Slain dad taught son, 8, to shoot
A man who police believe was shot and killed by his 8-year-old son had consulted a Roman Catholic priest about whether the boy should handle guns and had taught him how to use a rifle, the clergyman said Saturday.
The father, Vincent Romero, 29, was from a family of avid hunters and wanted to make sure the boy wasn’t afraid of guns, said the Very Rev. John Paul Sauter of St. Johns Catholic Church. The boy’s stepmother had suggested he have a BB gun, the priest said.
Romero taught his son how to use a rifle to kill prairie dogs, Sauter said.
Police say the boy used a .22-caliber rifle Wednesday to kill his father and another man, Timothy Romans, 39, of San Carlos.
The priest did not say how he advised the couple, but said Saturday that the boy “was just too young.”
“That child, I don’t think he knows what he did, and it was brutal,” Sauter said.
The boy, who faces two counts of premeditated murder, did not act on the spur of the moment, St. Johns Police Chief Roy Melnick said. Police are looking into whether he might have been abused.
“I’m not accusing anybody of anything at this point,” Melnick said Saturday. “But we’re certainly going to look at the abuse part of this. He’s 8 years old. He just doesn’t decide one day that he’s going to shoot his father and shoot his father’s friend for no reason. Something led up to this.”
The boy’s father and stepmother had gotten married in September, said Sauter, who presided over the wedding.
Romero had full custody of the child. The boy’s mother had visited the previous weekend from Mississippi and returned to Arizona after the shootings, said Apache County Attorney Brad Carlyon.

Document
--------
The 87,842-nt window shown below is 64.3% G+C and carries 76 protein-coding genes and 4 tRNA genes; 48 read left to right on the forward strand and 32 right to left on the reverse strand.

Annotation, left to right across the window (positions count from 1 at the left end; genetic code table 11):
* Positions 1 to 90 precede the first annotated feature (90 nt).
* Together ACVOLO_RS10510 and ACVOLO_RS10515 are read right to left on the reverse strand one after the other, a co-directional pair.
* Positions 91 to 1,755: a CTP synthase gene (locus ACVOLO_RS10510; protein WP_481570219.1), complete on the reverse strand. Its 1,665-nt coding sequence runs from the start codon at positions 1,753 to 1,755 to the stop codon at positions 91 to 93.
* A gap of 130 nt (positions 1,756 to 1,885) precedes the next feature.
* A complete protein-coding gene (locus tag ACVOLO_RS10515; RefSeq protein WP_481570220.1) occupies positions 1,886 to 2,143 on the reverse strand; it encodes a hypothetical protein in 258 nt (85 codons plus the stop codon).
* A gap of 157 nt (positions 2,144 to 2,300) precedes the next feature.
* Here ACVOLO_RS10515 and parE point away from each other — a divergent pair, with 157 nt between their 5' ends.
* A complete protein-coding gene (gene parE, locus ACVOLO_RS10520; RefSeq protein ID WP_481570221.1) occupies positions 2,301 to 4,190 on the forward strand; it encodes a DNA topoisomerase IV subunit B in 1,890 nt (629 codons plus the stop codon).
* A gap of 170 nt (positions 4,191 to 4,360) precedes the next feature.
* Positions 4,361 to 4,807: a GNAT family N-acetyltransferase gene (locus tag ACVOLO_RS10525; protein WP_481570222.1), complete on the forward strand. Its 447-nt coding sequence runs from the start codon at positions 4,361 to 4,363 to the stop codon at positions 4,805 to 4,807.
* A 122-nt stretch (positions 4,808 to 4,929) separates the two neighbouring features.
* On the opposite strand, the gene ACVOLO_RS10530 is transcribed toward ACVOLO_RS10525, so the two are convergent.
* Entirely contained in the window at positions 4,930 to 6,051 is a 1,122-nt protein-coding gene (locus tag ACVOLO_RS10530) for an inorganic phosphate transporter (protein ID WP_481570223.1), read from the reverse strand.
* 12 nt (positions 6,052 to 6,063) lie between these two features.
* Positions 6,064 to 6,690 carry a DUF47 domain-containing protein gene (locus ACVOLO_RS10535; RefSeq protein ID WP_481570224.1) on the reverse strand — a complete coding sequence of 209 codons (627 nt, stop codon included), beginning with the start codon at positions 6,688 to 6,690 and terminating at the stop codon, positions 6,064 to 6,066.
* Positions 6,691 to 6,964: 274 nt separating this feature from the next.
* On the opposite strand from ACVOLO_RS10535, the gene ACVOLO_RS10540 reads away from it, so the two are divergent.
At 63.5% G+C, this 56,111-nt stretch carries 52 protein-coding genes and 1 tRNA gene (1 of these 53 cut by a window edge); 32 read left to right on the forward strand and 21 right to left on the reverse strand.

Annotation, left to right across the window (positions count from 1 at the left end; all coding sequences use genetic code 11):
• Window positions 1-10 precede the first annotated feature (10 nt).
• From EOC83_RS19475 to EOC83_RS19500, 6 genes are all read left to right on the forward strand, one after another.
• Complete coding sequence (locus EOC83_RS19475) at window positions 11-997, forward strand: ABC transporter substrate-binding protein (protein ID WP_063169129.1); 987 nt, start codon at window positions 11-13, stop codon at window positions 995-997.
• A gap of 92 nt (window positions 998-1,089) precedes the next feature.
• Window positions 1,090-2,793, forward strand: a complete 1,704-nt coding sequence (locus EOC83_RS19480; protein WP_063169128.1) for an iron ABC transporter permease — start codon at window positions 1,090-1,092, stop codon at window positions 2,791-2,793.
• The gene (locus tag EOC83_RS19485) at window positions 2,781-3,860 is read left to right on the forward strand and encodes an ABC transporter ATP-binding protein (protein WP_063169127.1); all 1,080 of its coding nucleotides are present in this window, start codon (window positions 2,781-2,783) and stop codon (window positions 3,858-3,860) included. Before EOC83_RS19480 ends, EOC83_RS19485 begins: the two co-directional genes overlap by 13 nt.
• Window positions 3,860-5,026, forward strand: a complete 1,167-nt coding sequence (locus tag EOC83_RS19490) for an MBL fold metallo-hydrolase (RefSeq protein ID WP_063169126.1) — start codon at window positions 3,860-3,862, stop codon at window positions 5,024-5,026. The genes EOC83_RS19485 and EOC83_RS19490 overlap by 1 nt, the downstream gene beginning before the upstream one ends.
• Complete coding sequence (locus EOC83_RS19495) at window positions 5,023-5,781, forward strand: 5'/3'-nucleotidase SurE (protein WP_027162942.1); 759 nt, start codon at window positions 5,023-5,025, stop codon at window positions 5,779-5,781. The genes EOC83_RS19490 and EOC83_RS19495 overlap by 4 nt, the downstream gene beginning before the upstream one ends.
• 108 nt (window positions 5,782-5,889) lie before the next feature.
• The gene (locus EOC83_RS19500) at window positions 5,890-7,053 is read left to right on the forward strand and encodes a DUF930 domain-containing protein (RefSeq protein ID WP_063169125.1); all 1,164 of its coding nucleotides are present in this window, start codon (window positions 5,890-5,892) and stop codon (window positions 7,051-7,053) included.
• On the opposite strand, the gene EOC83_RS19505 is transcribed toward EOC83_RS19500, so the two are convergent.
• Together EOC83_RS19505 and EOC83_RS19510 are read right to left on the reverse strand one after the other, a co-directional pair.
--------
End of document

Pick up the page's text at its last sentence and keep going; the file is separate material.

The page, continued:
On Friday, a judge ordered a psychological evaluation of the boy. Under Arizona law, charges can be filed against anyone 8 or older.
The boy had no record of complaints with Arizona Child Protective Services, Carlyon said.
“He had no record of any kind, not even a disciplinary record at school,” he said. “He has never been in trouble before.”
In a sign of the emotional and legal complexities of the case, police are pushing to have the boy tried as an adult even as they investigate possible abuse, Melnick said. If convicted as a minor, the boy could be sent to juvenile detention until he turns 18.
“We’re going to use every avenue of the law that’s available to us, but we’re also looking at the human side,” Melnick said.
The boy’s lawyer, Benjamin Brewer, said his client is generally in good spirits. “He’s scared,” he said. “He’s trying to be tough, but he’s scared.”
Officers arrived at Romero’s home within minutes of the shooting Wednesday in St. Johns, which is 170 miles northeast of Phoenix and has a population of about 4,000. They found one victim just outside the front door and the other dead in an upstairs room.
Romans had been renting a room at the Romero house, prosecutors said. Both men were employees of a construction company working at a power plant near St. Johns.
The boy went to a neighbor’s house and said he “believed that his father was dead,” Carlyon said.
Melnick said police got a confession, but Brewer said police overreached in questioning the boy without representation from a parent or attorney and did not advise him of his rights.